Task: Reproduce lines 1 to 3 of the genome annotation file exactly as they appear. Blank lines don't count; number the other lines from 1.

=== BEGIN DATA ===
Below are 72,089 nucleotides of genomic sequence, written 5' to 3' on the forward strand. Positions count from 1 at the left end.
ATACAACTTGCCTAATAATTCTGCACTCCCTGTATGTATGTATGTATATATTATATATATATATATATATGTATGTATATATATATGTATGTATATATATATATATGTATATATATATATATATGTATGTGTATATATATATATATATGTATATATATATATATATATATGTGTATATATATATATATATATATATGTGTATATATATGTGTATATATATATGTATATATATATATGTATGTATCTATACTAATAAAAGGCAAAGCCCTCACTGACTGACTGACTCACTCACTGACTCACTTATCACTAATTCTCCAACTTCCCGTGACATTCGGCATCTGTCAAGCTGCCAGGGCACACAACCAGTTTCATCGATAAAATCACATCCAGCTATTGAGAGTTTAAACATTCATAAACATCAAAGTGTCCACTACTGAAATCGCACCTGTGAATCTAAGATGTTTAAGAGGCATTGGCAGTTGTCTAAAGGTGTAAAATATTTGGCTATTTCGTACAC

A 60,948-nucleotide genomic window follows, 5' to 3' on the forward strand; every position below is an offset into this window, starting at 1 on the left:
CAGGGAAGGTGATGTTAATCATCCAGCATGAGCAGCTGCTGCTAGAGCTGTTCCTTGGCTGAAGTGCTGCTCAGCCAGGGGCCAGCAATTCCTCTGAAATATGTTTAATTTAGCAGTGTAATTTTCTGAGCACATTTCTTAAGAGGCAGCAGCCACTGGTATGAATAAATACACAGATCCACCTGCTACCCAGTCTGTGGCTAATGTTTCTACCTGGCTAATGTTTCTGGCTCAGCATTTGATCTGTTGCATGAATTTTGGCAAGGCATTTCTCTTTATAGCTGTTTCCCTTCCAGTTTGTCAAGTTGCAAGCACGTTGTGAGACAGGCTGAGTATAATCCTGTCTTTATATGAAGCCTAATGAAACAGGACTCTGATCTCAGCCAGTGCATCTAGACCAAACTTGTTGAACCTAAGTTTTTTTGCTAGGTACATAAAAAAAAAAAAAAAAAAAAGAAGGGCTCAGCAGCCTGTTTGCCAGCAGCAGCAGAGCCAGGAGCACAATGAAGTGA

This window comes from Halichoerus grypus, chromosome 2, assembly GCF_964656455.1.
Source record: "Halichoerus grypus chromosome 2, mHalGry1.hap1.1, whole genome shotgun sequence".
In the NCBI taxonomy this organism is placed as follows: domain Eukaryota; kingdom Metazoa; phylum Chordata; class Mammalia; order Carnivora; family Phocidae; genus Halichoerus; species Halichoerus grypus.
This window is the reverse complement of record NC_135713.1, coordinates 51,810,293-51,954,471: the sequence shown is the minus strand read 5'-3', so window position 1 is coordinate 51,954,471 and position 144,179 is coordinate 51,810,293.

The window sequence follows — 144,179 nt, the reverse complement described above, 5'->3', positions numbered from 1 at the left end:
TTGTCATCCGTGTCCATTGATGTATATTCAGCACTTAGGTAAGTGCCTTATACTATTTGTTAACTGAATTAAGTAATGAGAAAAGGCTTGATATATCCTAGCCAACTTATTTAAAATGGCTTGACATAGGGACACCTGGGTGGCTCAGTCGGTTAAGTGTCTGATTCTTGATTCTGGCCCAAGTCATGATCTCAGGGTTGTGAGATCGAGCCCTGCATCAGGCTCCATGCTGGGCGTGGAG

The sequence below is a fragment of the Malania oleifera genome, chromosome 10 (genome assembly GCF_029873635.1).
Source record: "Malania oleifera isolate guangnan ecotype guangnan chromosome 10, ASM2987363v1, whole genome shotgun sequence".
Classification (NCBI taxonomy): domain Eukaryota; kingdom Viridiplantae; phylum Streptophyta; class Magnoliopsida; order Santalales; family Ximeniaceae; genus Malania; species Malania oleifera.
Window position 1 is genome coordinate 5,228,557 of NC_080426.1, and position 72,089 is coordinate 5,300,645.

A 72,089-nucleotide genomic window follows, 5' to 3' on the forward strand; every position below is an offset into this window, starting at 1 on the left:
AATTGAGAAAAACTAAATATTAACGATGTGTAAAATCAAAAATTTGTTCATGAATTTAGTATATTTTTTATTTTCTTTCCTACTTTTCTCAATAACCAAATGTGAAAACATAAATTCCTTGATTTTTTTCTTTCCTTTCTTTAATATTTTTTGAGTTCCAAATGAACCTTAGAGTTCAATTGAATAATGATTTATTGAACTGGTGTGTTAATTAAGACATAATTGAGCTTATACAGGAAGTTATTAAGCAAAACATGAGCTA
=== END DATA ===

Below are 72,089 nucleotides of genomic sequence, written 5' to 3' on the forward strand. Positions count from 1 at the left end.
ATACAACTTGCCTAATAATTCTGCACTCCCTGTATGTATGTATGTATATATTATATATATATATATATATGTATGTATATATATATGTATGTATATATATATATATGTATATATATATATATATGTATGTGTATATATATATATATATGTATATATATATATATATATATGTGTATATATATATATATATATATATGTGTATATATATGTGTATATATATATGTATATATATATATGTATGTATCTATACTAATAAAAGGCAAAGCCCTCACTGACTGACTGACTCACTCACTGACTCACTTATCACTAATTCTCCAACTTCCCGTGACATTCGGCATCTGTCAAGCTGCCAGGGCACACAACCAGTTTCATCGATAAAATCACATCCAGCTATTGAGAGTTTAAACATTCATAAACATCAAAGTGTCCACTACTGAAATCGCACCTGTGAATCTAAGATGTTTAAGAGGCATTGGCAGTTGTCTAAAGGTGTAAAATATTTGGCTATTTCGTACAC

A 60,948-nucleotide genomic window follows, 5' to 3' on the forward strand; every position below is an offset into this window, starting at 1 on the left: